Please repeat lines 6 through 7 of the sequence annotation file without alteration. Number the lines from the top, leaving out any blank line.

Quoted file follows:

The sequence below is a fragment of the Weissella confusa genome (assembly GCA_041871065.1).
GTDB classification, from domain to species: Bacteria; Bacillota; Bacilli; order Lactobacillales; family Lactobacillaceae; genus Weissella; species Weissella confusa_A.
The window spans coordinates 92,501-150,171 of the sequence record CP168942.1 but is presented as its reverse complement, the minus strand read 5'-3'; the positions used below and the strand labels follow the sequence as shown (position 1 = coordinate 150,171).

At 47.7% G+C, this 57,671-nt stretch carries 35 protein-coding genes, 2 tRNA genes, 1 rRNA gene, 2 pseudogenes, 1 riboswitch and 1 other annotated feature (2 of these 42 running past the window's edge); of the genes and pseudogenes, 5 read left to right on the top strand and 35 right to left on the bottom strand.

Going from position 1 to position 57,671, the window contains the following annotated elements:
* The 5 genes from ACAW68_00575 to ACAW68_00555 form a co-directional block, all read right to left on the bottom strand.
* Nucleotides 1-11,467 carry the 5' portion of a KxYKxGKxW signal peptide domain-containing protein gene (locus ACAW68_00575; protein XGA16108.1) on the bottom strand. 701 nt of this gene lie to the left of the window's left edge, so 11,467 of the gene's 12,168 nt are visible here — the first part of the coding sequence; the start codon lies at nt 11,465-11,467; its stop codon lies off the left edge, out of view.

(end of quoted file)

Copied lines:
* The 5 genes from ACAW68_00575 to ACAW68_00555 form a co-directional block, all read right to left on the bottom strand.
* Nucleotides 1-11,467 carry the 5' portion of a KxYKxGKxW signal peptide domain-containing protein gene (locus ACAW68_00575; protein XGA16108.1) on the bottom strand. 701 nt of this gene lie to the left of the window's left edge, so 11,467 of the gene's 12,168 nt are visible here — the first part of the coding sequence; the start codon lies at nt 11,465-11,467; its stop codon lies off the left edge, out of view.